larry

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post #113 of 269 Old 01-10-2008, 01:51 PM
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The thing that sends up a red flag for me in any debate is the use of absolutes. There really is no such thing in this case. To say "all" CDPs sound the same smacks of lazy assumptions based on research that is thin (to be PC). I think it may be asking too much for any serious work to be done on the matter by a group NOT predisposed to a certain conclusion--that is, one that science would take seriously. It isn't that those findings don't exist, but science has a way of blocking out input from those outside of the club as it were.

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Just a reminder to some folks. There's a feature of the forum software called an "ignore list". It can come in handy.

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post #114 of 269 Old 01-10-2008, 02:00 PM
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On the other side, you have what I would refer to as "observations" by people who have had actual experience with certain components and who believe they have heard audible differences. These observations are generally disparaged as not constituting "scientific evidence" (which is just a way of trying to label something to avoid the issue) or not "evidence" at all, which is just silly.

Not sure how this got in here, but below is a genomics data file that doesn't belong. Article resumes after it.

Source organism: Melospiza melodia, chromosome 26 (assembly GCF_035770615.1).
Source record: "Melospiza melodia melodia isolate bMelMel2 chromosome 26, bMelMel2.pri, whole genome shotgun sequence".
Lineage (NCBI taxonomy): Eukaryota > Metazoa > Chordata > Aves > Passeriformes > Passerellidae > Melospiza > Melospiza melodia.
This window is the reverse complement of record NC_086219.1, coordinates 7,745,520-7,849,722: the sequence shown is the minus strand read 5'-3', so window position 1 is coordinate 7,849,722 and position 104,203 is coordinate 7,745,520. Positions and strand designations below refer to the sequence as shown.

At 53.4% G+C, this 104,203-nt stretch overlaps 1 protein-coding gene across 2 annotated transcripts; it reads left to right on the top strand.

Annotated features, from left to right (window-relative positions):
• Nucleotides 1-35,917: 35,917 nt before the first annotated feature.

Well sometimes the evidence is reasonable although the rationalizations may be incorrect. Sometimes the evidence is questionable because of the methodology employed. It's a case by case basis but sometimes the cases are pretty large in size.

Smitty, if you've got a VOM laying around, why not burn a few test tones and measure the output at the speaker terminals using whatever players you've got laying around?

So, schticker, you never replied when I asked you why is it that world records are set under conditions of extreme duress?

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post #115 of 269 Old 01-10-2008, 02:06 PM
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Originally Posted by Chu Gai View Post

Well sometimes the evidence is reasonable although the rationalizations may be incorrect. Sometimes the evidence is questionable because of the methodology employed. It's a case by case basis but sometimes the cases are pretty large in size.